Liu Wei Di Huang Wan is sometimes prescribed by TCM practitioners to treat Yin Deficiency. This pattern leads to symptoms such as five palm heat, thin body, sore throat at night and thirst. Patients with Yin Deficiency typically exhibit rapid (Shu) or empty (Xu) pulses as well as Red or normal color without coating or with a thin shiny tongue body.
In the case of Yin Deficiency, the body is lacking in its cooling, moistening and nurturing aspects. This leads to Heat and Dryness accompanied by weakness and lack of strength and resistance. The Heat of the Yang gets more obvious because Yin is lacking and it cannot control Yang. Fire gets out of... read more about Yin Deficiency
The Liver is a so-called "Zang" Organ. Learn more about the Liver in Chinese Medicine
Pulse type(s): Wiry (Xian)
Tongue color: Red
Symptoms: Tinnitus Deafness Insomnia Headaches Dizziness Dry mouth Dry throat Stiff neck Dry stools Irritability Blurred vision Stiff shoulder Feeling work-up Stiff upper back Outbursts of anger Soreness and weakness of the knees Stiffness in the neck shoulder and upper back
Liu Wei Di Huang Wan is sometimes prescribed by TCM practitioners to treat Liver Yang Rising. This pattern leads to symptoms such as headaches, dizziness, tinnitus and deafness. Patients with Liver Yang Rising typically exhibit wiry (Xian) pulses as well as Pale, normal or slightly red on the sides with no coating.
Long term Deficiency of Liver Yin, Liver Blood or Kidney Yin can cause Liver Yang rising upwards. This pattern is also called "Arrogant Liver Yang". If left unchecked for many years, it can lead to Liver Wind Agitating Internally.
The Kidneys is a so-called "Zang" Organ. Learn more about the Kidneys in Chinese Medicine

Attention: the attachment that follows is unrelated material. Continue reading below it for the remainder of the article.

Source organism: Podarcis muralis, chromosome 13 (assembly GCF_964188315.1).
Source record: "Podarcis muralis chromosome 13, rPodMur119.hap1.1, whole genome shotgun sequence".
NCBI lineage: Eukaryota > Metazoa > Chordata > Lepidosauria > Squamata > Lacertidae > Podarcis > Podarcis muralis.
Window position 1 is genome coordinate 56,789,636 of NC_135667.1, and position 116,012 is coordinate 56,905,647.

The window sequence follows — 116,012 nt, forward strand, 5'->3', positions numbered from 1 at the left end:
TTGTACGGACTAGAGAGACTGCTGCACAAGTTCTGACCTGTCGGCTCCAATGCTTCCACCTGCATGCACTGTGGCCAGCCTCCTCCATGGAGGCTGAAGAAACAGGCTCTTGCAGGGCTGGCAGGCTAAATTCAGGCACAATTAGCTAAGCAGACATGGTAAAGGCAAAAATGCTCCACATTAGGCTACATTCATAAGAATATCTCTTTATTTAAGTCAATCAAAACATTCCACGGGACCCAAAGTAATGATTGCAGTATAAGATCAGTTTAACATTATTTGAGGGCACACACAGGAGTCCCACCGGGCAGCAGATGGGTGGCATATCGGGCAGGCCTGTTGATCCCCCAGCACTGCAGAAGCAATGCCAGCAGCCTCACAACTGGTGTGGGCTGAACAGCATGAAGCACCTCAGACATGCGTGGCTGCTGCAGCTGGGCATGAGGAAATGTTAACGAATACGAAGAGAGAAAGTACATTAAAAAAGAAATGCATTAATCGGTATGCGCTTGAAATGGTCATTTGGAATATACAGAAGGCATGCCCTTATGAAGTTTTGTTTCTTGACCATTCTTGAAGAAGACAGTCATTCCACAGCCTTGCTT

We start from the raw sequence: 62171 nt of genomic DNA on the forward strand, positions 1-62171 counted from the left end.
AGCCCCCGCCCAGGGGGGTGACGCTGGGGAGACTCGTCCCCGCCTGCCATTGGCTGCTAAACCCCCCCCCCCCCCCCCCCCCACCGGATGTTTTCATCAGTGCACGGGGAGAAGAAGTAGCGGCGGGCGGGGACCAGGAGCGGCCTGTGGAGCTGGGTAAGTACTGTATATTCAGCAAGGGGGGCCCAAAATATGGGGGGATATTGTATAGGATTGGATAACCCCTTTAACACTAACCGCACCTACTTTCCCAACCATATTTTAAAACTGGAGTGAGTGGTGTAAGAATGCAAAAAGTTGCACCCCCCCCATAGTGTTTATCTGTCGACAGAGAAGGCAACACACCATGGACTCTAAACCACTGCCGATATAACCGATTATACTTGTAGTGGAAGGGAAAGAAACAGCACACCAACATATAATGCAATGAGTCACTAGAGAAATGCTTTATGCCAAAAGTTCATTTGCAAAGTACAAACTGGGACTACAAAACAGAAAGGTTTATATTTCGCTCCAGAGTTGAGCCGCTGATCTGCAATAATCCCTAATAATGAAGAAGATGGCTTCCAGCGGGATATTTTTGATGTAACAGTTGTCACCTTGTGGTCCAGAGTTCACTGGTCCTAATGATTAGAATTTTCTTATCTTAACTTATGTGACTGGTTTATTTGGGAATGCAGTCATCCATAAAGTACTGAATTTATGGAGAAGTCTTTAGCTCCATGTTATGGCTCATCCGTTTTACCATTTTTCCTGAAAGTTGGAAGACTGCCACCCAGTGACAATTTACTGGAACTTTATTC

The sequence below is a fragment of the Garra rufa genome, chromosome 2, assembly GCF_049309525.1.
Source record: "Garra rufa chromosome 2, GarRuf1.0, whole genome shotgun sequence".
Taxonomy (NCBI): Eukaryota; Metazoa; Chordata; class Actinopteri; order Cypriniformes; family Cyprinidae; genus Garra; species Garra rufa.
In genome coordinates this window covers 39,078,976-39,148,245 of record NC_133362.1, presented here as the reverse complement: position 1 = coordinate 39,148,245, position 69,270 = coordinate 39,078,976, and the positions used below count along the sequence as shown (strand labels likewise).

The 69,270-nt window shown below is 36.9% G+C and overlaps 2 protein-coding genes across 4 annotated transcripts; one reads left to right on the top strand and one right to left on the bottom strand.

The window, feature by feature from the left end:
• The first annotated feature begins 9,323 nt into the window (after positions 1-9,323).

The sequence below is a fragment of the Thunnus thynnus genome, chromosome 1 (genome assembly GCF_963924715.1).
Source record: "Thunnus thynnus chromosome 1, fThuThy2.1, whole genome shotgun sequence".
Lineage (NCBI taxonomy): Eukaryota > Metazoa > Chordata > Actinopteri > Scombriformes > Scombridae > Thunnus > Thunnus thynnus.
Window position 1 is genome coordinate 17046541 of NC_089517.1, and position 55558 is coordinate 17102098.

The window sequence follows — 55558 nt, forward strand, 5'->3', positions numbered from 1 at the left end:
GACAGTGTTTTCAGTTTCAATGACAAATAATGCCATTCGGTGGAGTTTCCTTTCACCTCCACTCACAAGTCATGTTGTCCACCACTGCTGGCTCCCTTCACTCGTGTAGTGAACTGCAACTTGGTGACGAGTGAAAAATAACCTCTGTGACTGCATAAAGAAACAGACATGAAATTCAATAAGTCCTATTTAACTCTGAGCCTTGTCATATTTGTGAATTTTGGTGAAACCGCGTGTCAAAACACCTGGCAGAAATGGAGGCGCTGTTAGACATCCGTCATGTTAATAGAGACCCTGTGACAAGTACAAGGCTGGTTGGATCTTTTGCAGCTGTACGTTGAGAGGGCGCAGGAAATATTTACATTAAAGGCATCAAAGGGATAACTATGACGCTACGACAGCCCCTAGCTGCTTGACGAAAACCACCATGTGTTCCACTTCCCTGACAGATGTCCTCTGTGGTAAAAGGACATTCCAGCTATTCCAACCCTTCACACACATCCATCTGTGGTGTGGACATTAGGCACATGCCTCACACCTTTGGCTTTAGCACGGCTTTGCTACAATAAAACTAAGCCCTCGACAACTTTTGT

Pulse type(s): Rapid (Shu), Empty (Xu), Floating (Fu)
Symptoms: Insomnia Tinnitus Dizziness Dry throat Dry stools Malar flush Night sweats Bloody urine Restlnessness Five palm heat Lower back pain Diminished hearing Nocturnal emissions Scanty and dark urine Excessive sexual desire Feeling of heat in the evening Low-grade fever in the afternoon Feeling of heat in the afternoon Thirst with desire to drink in small sips
Liu Wei Di Huang Wan is sometimes prescribed by TCM practitioners to treat Kidney Yin Deficiency With Empty-Heat Blazing. This pattern leads to symptoms such as malar flush, restlnessness, insomnia and night sweats. Patients with Kidney Yin Deficiency With Empty-Heat Blazing typically exhibit rapid (Shu), empty (Xu) or floating (Fu) pulses.
This pattern is when Kidney Yin Deficiency, because of the depletion of Fluids and Essence (both Yin in nature), has given rise to pronounced Empty-Heat with symptoms such as night sweats, thirst, five palm heat, dry throat at night, scanty urine and dry stools.
The afternoon fever is typical of... read more about Kidney Yin Deficiency With Empty-Heat Blazing
The Interior in Chinese Medicine is one of the so-called "Eight Principles". Learn more about Interior in Chinese Medicine
Pulse type(s): Fine (Xi), Rapid (Shu), Wiry (Xian)
Symptoms: Coma Tics Fever Anger Tremor Insomnia Dry eyes Red eyes Red face Deafness Dizziness Paralysis Headaches Back pain Dry throat Convulsions Poor memory Irritability Constipation Eye deviation Blurred vision Scanty periods Tremor of limbs Mouth deviation Numbness in the limbs Dream disturbed sleep
Liu Wei Di Huang Wan is sometimes prescribed by TCM practitioners to treat Interior Wind. This pattern leads to symptoms such as convulsions, tremor of limbs, dizziness and paralysis. Patients with Interior Wind typically exhibit fine (Xi), rapid (Shu) or wiry (Xian) pulses.
Interior Wind is mostly referred to be the Liver Wind. There are 4 types of Interior Liver Wind due to the original causes: